Posts Tagged ‘pickled chilies’

Pequin Chile Sauce

August 24, 2011

According to the Scoville Heat Scale pequin (also spelled piquin) chile peppers are right up there with Tabasco and Cayenne pepper…30,000 SHU to 60,000 SHU.  Not as hot as a Scotch Bonnet or habañero pepper but plenty spicy and fruity for my tastes.  Pequin chiles grow wild here in Puerto Rico and I have also picked them in the wild bush of Tonga in the South Pacific.

One of the advantages to this recipe is its replenishable without having to add more chilies or start from scratch again…at least a couple times…all that is needed to fill up the bottle again is more brine and time.

Any size glass bottle or jar will work depending upon how many chilies you have.  If a gallon jar is used, strain the sauce through a fine-mesh and fill smaller bottles for table use.  If you can’t find fresh pequin chilies in local markets, there are dried pequin chilies available in most Latin markets or check out chilepequin.com for seeds and all the instructions to grow your own pequins.  They also have several good salsa recipes.

Use this sauce like Tabasco.  It adds a little sparkle to just about any savory dish.

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Pickled Habanero Chilies

May 14, 2009

habanero chilesOn a scale of 1 to 10, where 10 is the hottest, habanero chilies have got to be a 9.  They are firey and make some of the best hot sauce and pickles.  Habaneros come in green, orange, and red depending upon their ripeness.  Bottles with multi-colored chilies make attractive gifts for chili lovers and they are available nearly year-round.

The Tongans in Polynesia, pack red chilies into a bottle with just seawater.  After a week, they use the chilied brine for spicing up fish, meat, and lu (pronounced loo).  Lu ika (ika: pronounced ee-kah) is fish wrapped in taro leaves with coconut milk, onions, and garlic.  The lu takes on the shape of a ball then is wrapped in banana leaves and baked in the umu (oo moo).  They also make lu with chicken, corned beef, and lamb.  It is delicious, especially with a few dashes of pickled chile.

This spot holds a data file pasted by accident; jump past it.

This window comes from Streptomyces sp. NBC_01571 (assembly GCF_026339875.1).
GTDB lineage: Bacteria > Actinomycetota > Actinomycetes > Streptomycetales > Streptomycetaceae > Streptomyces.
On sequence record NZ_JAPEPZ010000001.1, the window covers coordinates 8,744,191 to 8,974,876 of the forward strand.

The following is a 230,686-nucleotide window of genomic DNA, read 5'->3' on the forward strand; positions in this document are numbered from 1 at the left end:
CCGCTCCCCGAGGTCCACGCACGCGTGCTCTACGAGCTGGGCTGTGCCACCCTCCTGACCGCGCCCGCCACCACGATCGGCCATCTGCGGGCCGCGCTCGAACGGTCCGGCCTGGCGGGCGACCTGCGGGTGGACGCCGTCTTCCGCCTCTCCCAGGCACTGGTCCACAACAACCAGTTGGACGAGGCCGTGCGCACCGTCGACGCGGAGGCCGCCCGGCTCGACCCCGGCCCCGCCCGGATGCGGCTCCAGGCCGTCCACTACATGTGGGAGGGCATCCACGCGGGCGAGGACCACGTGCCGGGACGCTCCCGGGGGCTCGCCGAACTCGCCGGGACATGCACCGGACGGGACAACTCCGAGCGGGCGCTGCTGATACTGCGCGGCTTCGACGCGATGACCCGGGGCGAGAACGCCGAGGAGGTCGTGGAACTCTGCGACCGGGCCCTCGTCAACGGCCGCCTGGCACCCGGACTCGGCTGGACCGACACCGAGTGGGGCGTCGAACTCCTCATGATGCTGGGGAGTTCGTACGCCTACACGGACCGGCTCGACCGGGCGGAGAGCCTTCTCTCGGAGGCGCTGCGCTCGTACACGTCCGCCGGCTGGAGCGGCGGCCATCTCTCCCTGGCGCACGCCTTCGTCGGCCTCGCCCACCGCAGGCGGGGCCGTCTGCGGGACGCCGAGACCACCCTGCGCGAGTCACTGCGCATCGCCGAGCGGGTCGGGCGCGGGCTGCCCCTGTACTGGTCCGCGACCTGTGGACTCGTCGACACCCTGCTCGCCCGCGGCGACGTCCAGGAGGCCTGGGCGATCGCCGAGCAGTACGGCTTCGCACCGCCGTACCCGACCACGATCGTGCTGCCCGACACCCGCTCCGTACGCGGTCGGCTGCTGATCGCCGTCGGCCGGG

The recipe here is my own version of pickled chilies with lime, oregano, garlic and sea salt.  The Tongan oregano is much like that found in Mexico.  The leaves look and feel like the leaves of an African violet, very pungent in oregano flavor, and grows abundantly in the South Pacific.  I was forever thinning out my bushes so they wouldn’t invade every other herb in the garden.

To make pickled habaneros

In an 8oz. sterilized  jar or wide-mouth bottle, drop 1 garlic clove, 2 sprigs of oregano, and 1 tsp sea salt.  Prick each chile 3 or 4 times with a 2-pronged corncob holder (or a knife point).  Pack chiles tightly in the jar without crushing them.  In a small stainless-steel sauce pan, place the juice of 2 limes, 1 Tbsp olive oil, 1/4 cup white vinegar, and 1/4 cup water.  Bring just to the boil, remove from heat and pour into jar.  Wipe rim and seal.  Set in a cool, dark pantry for 1 week.  Refrigerate after opening.